29 Jul 2020

5 Steps to Avoid a Data Breach & Improve Data Security

Collecting and using personal data - from email addresses through to basic names and addresses - lubricates many marketing models. It also creates two distinct businesses: those that have suffered a data breach and those that don’t know they’ve been breached ...yet.

Data breaches expose personal information and are as common as the cold virus, with more than 997 Australian businesses violating Australia’s notifiable data breach laws during 2019. While criminals are behind the majority of breaches, human error is to blame in around one-third of cases.

Criminals, hacktivists and even other country’s governments - known as “bad state actors” in cybercrime parlance - are getting better at exploiting systems to access personal information. Yet it's people making mistakes at work that is a leading cause of data breaches.

“The accidental emailing of personal information to the wrong recipient is the most common cause of human error data breaches,” Australian Information Commissioner and Privacy Commissioner Angelene Falk said.

Personal information stored in email accounts can include the ever-valuable email address but also financial information, tax file numbers, identity documents (remember all those organisations that want you to scan and send a copy of your driver licence or passport?) and health information.

The other data security problem is phishing emails that look legitimate but end up tricking unsuspecting - and perhaps bored - office workers into clicking on a link that opens the backdoor for cybercriminals to access information they shouldn’t.

Avoid Data Breaches & Maintain Trust

It goes without saying that data breaches are a huge trust risk - who wants to put their faith in a bank, airline, agency or software provider that lets personal information slip away to circulate the dark web?

Plenty of big Australian businesses - from tech unicorn Canva to HR software business PageUp, who supply the Australian Treasury, and property valuers Landmark White–have already had to publicise their data breaches and risk their brand and customer trust.

Everyday consumers may be surprised to know the extent to which their personal information has been compromised - simply entering an email address into have i been pwned can reveal startling data breaches.

Consumers can easily find out which brands and businesses have compromised their personal information by entering their email address into haveibeenpwned

Exploiting the free flow of data to create a business asset is an oh-so-last-millennium business idea - today, businesses have hard costs associated with collecting, storing and processing personal information.

At worst, businesses need to educate their entire staff on data responsibilities and at best they should have a notifiable data breach response plan, minimise personal information (PI) collection, and delete PI from systems when it’s no longer needed.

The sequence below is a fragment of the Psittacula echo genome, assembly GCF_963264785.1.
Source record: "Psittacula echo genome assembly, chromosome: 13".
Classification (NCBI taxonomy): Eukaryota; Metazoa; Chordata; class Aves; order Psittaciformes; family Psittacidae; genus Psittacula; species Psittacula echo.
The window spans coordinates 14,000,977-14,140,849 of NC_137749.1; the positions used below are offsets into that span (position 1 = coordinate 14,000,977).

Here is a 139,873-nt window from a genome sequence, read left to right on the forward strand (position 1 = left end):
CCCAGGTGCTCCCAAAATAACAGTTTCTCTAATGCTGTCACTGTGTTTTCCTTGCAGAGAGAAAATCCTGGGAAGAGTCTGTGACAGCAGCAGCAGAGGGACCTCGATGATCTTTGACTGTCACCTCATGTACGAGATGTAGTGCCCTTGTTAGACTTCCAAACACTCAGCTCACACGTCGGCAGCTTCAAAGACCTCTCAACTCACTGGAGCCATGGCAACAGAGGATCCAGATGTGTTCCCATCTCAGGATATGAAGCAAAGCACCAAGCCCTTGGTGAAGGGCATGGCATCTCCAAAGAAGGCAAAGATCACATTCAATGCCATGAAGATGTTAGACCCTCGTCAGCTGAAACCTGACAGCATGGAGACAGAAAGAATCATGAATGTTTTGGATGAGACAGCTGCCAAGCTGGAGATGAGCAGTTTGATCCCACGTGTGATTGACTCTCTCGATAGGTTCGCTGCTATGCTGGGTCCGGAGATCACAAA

Organisations like ADMA offering data privacy education and members are able to sign up to monthly data regulatory news to stay across the ever-changing laws and codes that apply to data collection.

Governments are increasingly regulating data collection to ensure privacy laws favour people’s right to confidentiality and won’t hesitate to fine businesses who fail to do the right thing. More importantly, Europe’s stricter GDPR legislation means any Australians handling European customer data need to operate to a higher standard than local laws insist upon.

There’s also the cost of business interruption when a data breach happens. Work stops while tech experts - or expensive consultants - work out how the breach happened. Breaches by law must be reported to the OAIC and communicated to the people whose information has been put at risk.

What’s the solution?  Education on Data Security

As more of us work on the cloud and bring our own devices to work, we leave behind personal information – emails, profile photos and even social media logins – all of which have the potential to be compromised by a co-worker sending around an email or clicking on a phishing link.

Avertro CEO Ian Yip - a cyber security expert - says businesses must understand where important data is stored and encrypt it, creating “layers of defence” but also a culture of data privacy and protection.

He suggests a five-layered approach to help prevent data breaches:

  1. Encryption: coding the data you store or have at rest on your server or cloud
  2. Antivirus: good ol’ fashioned antivirus software is still important, but is not likely to protect businesses from sophisticated attacks like WannaCryor the recent Twitter hack.
  3. Educating people: creating a culture of data privacy and educating staff on the regulations and best practices is considered vital.
  4. Need to know: Personal information should only be available to the select few stakeholders who must see it.
  5. Reduce administrative privileges: Not everyone needs admin-level access to data and SaaS platforms.

“Don’t underestimate the risk you are exposed to - and if you have to do one thing, make sure everyone is actually educated about the risk,” Mr Yip says.

Educating staff - and the stakeholders they engage with online - is the key to building a culture of data privacy. ADMA’s Data Pass demonstrates to your team - and suppliers - that you take data security seriously, with 12 easy online modules to cultivate the right practices.

Existing in a world full of people bringing their own devices to the office, working in the cloud and constantly web browsing means all of us leave behind an exhaust trail of personally identifiable information –but it’s businesses that bear the cost for storing and securing that information.

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